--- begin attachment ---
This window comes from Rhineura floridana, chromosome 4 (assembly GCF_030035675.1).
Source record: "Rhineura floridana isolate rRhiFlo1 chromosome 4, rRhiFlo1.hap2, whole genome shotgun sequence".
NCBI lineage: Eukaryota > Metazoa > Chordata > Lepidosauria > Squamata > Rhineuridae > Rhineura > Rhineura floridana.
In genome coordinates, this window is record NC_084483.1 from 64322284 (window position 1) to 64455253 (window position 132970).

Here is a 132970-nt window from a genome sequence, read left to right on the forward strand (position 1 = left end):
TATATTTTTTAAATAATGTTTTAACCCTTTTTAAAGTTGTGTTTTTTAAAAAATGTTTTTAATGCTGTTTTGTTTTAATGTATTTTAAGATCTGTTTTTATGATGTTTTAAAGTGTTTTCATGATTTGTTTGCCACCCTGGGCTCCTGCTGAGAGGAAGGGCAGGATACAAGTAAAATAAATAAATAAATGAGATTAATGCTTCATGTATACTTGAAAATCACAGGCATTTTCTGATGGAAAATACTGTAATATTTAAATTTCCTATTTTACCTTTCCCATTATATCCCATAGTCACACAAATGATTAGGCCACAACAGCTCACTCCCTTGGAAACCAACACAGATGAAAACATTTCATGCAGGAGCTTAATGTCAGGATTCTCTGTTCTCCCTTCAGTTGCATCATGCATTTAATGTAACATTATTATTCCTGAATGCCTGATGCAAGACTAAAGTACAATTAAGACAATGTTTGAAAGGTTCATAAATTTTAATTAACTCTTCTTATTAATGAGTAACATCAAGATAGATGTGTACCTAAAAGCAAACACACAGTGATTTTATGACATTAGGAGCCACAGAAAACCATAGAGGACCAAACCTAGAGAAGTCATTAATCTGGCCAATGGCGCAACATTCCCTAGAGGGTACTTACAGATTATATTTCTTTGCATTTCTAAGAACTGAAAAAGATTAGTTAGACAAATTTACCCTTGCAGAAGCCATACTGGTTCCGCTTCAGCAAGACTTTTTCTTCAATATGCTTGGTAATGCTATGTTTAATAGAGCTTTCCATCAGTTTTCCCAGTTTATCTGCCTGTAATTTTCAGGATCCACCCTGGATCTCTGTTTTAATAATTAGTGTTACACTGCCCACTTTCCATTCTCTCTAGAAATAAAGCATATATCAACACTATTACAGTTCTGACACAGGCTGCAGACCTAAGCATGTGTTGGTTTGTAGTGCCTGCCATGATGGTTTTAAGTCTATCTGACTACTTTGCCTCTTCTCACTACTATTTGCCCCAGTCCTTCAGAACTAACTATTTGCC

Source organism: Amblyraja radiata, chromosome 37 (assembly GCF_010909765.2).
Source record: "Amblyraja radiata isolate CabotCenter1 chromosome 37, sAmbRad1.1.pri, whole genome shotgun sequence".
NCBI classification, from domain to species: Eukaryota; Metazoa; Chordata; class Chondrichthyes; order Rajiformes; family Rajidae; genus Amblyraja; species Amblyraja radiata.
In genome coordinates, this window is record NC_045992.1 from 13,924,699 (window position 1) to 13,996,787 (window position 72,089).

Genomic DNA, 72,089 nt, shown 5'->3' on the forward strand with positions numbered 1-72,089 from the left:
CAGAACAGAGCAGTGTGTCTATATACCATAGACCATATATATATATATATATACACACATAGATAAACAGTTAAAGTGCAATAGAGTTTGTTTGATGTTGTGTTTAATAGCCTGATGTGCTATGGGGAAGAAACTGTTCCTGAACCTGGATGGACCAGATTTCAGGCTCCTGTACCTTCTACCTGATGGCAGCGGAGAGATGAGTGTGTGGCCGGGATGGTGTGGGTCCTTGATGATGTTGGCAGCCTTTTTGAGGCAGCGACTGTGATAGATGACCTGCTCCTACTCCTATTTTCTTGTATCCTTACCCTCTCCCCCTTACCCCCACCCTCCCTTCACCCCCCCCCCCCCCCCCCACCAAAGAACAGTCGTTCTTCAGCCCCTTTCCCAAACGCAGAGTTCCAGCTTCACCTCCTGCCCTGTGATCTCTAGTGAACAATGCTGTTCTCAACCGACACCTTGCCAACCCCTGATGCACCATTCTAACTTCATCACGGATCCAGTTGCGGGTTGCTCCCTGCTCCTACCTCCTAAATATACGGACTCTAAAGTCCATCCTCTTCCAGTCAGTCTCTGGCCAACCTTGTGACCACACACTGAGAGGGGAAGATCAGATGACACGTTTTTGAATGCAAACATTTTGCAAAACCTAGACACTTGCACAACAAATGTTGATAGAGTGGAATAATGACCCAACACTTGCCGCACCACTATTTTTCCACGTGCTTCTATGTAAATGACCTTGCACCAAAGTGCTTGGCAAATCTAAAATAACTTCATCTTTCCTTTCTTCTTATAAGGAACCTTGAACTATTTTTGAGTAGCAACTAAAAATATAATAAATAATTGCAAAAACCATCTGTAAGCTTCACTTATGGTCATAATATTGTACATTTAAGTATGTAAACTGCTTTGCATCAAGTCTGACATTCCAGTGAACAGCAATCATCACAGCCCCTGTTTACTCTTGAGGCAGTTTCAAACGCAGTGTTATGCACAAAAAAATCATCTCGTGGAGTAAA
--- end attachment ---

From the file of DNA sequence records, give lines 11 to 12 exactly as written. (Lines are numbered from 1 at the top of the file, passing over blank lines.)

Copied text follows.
Genomic DNA, 72,089 nt, shown 5'->3' on the forward strand with positions numbered 1-72,089 from the left:
CAGAACAGAGCAGTGTGTCTATATACCATAGACCATATATATATATATATATACACACATAGATAAACAGTTAAAGTGCAATAGAGTTTGTTTGATGTTGTGTTTAATAGCCTGATGTGCTATGGGGAAGAAACTGTTCCTGAACCTGGATGGACCAGATTTCAGGCTCCTGTACCTTCTACCTGATGGCAGCGGAGAGATGAGTGTGTGGCCGGGATGGTGTGGGTCCTTGATGATGTTGGCAGCCTTTTTGAGGCAGCGACTGTGATAGATGACCTGCTCCTACTCCTATTTTCTTGTATCCTTACCCTCTCCCCCTTACCCCCACCCTCCCTTCACCCCCCCCCCCCCCCCCCACCAAAGAACAGTCGTTCTTCAGCCCCTTTCCCAAACGCAGAGTTCCAGCTTCACCTCCTGCCCTGTGATCTCTAGTGAACAATGCTGTTCTCAACCGACACCTTGCCAACCCCTGATGCACCATTCTAACTTCATCACGGATCCAGTTGCGGGTTGCTCCCTGCTCCTACCTCCTAAATATACGGACTCTAAAGTCCATCCTCTTCCAGTCAGTCTCTGGCCAACCTTGTGACCACACACTGAGAGGGGAAGATCAGATGACACGTTTTTGAATGCAAACATTTTGCAAAACCTAGACACTTGCACAACAAATGTTGATAGAGTGGAATAATGACCCAACACTTGCCGCACCACTATTTTTCCACGTGCTTCTATGTAAATGACCTTGCACCAAAGTGCTTGGCAAATCTAAAATAACTTCATCTTTCCTTTCTTCTTATAAGGAACCTTGAACTATTTTTGAGTAGCAACTAAAAATATAATAAATAATTGCAAAAACCATCTGTAAGCTTCACTTATGGTCATAATATTGTACATTTAAGTATGTAAACTGCTTTGCATCAAGTCTGACATTCCAGTGAACAGCAATCATCACAGCCCCTGTTTACTCTTGAGGCAGTTTCAAACGCAGTGTTATGCACAAAAAAATCATCTCGTGGAGTAAA